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OPPOSITE PAGE: Jack Boynton, Texas Sunset, 1979, poster, 22 by 22 inches. ABOVE Earl Staley, The Judgement of Paris, 1980, acrylic on canvas, 60 by 108 inches, LEFT Jim Love, Small Hammer, 1978, welded steel, 5 1/4 inches long. 

sity of Houston's Blaffer Gallery. "We're already seeing the beginning alternative art spaces." 

The growth of Houston's scene has been rapid. In 1973-74, the number of art galleries in Houston skyrocketed to more than 60, up from 40 just a few years earlier. Of these, fewer than ten operated at a highly sophisticated level, with the rest dealing in an assortment of style ranging from Texas "bluebonnet paintings" to primitive art of questionable authenticity. Janie C. Lee, Meredith Long, Marjorie Kauffman, Wat-son/de Nagy, Moody, Texas, Cronin, Hooks-Epstein and DuBose are the galleries that form the backbone of Houston's art scene. The Houston Art Dealers Association (HADA) was formed in the mid-70's with a membership drawn from this group to encourage higher-quality galleries. Today, HADA sponsors a number of programs, including the annual summer "Introduction" shows featuring the work of artists new to Houstonians.

As different as they were at the beginning of the decade, the city's two main art museums, the Museum of Fine Arts (MFA) and the Contemporary Arts Museum (CAM), located across the street from each other, have weathered administrative crises in recent years and today are characterized by their quite similar exhibition philosophies.
Despite the glamorous 1972 opening of the new Brown Pavilion designed by Mies van der Rohe, the major developments at the MFA have been behind the scenes. A recognized scholar of the early 20th century American art and contemporary minimal art, Agee has devoted most of his exhibition activity to a few historically significant shows, notably retrospectives of Patrick Henry Bruce and Gustave Caillebotte and the survey of C├ęzanne's late work the originated in New York at the Museum of Modern Art. Agee has also concentrated on developing the museum's collection and reconstructing its administration. Between 1978 and March 1980, former board chairman Alexander McLanahan, a stockbroker, served as the museum's president, concentrating on business matters while Agee was in charge of curatorial affairs. But this arrangement was eventually abandoned when McLanahan returned to private business, saying that he had confidence in the administrative abilities of the chairman and the board of trustees. Moreover, the MFA has expanded its physical plant with the addition of the new Glassell School of Art. There are also plans for a sculpture garden by Isamu Noguchi, scheduled for completion in 1982, to be located between the MFA and the CAM.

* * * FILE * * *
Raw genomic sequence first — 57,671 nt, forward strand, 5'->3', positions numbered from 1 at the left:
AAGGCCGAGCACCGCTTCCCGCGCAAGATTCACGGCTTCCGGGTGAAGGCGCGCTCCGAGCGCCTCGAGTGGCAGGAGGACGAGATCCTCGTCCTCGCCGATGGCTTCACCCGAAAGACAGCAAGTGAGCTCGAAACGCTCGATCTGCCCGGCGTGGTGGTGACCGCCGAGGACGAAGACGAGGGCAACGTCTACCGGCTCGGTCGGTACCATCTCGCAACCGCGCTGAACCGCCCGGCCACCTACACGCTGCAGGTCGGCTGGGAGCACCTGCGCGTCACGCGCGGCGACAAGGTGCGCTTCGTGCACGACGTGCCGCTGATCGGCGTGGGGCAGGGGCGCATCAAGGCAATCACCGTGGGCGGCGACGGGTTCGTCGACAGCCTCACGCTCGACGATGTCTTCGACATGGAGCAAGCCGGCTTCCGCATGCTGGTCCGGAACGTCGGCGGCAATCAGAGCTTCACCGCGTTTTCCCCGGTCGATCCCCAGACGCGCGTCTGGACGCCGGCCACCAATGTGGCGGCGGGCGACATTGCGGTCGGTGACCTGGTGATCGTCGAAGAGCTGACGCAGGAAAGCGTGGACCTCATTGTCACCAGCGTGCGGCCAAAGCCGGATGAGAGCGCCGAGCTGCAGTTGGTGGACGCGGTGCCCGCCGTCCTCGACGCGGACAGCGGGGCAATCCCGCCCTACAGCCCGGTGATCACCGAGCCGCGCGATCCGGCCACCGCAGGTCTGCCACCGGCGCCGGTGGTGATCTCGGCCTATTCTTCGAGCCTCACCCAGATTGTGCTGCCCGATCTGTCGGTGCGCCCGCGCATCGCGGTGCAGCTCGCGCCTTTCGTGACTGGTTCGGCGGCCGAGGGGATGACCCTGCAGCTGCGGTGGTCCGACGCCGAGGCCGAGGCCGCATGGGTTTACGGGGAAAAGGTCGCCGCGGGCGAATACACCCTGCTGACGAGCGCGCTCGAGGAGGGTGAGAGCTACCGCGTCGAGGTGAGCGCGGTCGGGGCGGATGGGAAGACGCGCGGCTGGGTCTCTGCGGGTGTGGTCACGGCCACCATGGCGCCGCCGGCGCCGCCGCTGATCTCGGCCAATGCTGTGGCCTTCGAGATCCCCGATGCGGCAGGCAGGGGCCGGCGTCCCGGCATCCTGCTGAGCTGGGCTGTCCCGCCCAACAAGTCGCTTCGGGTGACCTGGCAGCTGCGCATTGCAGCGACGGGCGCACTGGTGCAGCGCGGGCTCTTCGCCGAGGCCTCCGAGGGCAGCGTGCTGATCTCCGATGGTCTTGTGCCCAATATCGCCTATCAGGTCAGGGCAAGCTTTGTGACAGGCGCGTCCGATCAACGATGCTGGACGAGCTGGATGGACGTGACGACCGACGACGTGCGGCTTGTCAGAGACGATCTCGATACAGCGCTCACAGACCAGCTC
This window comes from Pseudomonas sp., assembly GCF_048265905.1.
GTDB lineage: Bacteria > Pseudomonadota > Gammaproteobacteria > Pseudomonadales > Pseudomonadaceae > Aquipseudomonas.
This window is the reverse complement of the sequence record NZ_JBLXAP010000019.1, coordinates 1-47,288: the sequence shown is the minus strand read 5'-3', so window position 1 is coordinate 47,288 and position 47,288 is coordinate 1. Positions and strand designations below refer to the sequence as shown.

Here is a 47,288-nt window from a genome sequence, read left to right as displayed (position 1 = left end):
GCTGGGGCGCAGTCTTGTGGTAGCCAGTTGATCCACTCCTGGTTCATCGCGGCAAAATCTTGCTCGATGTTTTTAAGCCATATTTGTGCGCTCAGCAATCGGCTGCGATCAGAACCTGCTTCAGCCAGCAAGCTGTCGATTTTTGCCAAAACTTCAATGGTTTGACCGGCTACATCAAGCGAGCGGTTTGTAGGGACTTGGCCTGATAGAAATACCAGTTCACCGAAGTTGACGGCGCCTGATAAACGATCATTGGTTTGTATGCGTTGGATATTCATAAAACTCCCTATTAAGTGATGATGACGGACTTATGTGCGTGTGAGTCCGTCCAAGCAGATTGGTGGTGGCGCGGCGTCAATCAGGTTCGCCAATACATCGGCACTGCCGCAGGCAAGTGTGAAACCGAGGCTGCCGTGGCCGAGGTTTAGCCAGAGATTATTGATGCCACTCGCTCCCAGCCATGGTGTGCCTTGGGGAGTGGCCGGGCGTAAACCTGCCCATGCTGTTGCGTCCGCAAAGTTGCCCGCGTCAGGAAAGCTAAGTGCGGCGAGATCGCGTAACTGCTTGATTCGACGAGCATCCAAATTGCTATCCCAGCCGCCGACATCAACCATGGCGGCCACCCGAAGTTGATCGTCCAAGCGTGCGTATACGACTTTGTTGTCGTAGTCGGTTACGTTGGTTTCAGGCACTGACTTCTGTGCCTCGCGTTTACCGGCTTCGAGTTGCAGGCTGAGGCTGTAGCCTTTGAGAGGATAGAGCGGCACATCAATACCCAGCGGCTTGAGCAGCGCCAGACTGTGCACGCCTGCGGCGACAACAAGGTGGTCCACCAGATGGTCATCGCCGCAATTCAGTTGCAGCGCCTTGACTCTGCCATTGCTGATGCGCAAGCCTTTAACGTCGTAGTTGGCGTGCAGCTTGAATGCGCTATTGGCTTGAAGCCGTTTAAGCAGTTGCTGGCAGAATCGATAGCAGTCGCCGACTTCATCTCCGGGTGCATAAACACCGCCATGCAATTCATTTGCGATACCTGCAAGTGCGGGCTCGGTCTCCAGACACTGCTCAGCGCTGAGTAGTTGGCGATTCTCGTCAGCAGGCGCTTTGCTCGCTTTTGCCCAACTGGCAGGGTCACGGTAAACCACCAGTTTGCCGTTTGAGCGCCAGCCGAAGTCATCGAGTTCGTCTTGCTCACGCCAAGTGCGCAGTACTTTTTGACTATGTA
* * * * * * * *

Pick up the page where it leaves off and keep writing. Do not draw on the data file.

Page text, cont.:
Agee says the most significant advance the museum has made in the 70's has been in the development of the collection. A major photography collection, curated by Anne Tucker, has been assembled at the MFA, and the museum's holdings in early 20th-century American painting have been expanded to 40 works from the previous three. Begun in the late '60's, the first Hand-book of the museum collection appeared recently. Moreover, the museum's curatorial   

December 1980

Transcription Notes:
Added images and notes added bottom dates/pages corrected couple misspellings

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